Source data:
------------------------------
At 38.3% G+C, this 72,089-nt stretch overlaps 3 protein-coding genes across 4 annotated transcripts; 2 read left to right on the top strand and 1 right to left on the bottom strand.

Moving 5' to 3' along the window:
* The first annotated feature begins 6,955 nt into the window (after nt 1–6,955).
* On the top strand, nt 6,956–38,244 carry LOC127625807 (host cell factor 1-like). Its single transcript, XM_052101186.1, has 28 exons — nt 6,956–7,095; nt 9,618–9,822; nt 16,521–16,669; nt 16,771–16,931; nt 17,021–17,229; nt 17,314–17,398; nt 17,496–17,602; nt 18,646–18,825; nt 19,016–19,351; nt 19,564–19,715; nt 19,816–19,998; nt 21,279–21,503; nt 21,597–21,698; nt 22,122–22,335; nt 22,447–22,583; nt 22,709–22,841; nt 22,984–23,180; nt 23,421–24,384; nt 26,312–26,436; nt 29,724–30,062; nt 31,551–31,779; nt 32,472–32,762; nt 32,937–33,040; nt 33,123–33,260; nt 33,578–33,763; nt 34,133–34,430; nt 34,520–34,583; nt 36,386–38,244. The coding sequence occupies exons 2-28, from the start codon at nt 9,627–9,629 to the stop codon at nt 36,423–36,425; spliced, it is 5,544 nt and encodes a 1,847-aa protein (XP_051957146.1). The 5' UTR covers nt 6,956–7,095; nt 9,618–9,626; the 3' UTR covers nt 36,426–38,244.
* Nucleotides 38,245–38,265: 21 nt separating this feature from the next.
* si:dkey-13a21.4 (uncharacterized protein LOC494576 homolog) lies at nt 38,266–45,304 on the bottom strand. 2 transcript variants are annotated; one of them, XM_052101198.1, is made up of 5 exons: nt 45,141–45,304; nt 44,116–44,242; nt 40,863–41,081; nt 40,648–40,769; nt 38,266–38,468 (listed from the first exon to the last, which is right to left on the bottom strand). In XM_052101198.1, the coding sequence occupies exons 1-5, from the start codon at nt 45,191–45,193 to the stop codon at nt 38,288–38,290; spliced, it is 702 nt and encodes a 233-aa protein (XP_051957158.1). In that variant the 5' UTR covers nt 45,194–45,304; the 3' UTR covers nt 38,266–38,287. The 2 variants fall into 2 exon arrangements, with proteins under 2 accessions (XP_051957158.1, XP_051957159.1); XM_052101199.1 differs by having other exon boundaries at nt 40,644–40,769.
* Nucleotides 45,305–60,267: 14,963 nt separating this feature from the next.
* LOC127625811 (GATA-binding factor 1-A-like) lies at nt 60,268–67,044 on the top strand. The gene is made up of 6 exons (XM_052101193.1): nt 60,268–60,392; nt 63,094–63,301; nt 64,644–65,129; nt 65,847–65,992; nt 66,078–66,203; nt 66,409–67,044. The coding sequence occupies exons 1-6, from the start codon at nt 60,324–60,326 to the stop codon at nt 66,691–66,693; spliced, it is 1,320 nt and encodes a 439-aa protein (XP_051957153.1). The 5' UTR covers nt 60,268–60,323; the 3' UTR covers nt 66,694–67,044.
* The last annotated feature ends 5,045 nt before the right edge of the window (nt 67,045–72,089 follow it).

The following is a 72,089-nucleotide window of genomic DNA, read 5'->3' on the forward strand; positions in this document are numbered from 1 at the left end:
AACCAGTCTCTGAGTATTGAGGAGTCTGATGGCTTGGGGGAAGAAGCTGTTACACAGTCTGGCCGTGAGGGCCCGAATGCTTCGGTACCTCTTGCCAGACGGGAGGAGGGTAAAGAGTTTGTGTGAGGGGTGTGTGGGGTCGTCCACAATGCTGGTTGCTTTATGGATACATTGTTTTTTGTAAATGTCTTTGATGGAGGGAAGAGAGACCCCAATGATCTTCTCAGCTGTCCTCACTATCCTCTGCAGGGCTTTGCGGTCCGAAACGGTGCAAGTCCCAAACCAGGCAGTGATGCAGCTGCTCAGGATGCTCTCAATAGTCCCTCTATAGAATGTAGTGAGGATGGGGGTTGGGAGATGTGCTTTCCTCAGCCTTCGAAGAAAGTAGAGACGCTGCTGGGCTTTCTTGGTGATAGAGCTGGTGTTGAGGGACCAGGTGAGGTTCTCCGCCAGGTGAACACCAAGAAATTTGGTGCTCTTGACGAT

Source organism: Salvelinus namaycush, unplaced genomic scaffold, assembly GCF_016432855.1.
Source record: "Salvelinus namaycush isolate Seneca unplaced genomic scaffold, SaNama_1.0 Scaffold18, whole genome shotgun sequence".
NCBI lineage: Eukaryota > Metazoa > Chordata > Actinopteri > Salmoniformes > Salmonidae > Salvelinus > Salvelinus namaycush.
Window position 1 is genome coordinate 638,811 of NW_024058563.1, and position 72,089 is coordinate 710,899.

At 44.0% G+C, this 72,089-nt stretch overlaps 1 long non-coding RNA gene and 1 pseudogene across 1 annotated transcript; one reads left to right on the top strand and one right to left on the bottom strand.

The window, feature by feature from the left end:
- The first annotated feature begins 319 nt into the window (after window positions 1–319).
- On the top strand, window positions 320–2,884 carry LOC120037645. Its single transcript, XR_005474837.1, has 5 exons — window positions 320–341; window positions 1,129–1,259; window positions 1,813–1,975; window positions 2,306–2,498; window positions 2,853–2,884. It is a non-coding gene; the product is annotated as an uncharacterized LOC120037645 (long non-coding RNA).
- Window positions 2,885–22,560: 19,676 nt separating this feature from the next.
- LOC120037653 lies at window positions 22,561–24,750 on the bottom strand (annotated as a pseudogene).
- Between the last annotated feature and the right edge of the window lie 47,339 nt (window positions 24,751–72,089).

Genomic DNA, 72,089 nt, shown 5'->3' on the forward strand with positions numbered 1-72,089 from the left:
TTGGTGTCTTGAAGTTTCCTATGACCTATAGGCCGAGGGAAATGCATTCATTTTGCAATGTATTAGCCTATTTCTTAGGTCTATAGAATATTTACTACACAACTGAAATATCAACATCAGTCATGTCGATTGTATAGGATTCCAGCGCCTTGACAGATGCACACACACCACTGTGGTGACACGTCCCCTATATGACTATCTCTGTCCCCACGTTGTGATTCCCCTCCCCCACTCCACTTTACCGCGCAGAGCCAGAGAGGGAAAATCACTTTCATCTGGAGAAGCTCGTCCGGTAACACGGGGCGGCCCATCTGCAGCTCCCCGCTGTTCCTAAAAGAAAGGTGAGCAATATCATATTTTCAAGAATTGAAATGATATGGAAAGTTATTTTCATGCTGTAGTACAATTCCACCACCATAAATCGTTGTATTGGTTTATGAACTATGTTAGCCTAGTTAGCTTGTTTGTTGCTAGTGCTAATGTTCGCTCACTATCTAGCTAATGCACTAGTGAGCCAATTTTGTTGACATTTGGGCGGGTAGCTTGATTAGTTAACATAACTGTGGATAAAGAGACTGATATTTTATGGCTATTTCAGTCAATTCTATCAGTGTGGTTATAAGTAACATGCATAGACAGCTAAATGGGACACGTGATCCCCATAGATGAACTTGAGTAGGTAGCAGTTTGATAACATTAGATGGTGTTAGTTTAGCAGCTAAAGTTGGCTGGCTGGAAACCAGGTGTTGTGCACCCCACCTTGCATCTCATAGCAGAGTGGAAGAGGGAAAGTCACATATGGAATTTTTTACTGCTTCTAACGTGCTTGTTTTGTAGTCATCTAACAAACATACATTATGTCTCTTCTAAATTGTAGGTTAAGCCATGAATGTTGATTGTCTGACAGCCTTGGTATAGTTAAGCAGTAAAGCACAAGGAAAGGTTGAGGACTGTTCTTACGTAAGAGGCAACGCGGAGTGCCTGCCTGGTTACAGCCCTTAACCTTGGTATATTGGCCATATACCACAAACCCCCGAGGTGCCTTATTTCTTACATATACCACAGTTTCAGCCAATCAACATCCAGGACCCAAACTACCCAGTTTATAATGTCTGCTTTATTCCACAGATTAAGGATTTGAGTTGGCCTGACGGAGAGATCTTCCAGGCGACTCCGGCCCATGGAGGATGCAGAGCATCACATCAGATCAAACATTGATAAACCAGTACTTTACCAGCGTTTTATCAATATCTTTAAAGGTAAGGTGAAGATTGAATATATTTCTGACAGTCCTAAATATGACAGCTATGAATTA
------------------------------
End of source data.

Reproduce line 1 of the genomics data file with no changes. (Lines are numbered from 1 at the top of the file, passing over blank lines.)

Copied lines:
At 38.3% G+C, this 72,089-nt stretch overlaps 3 protein-coding genes across 4 annotated transcripts; 2 read left to right on the top strand and 1 right to left on the bottom strand.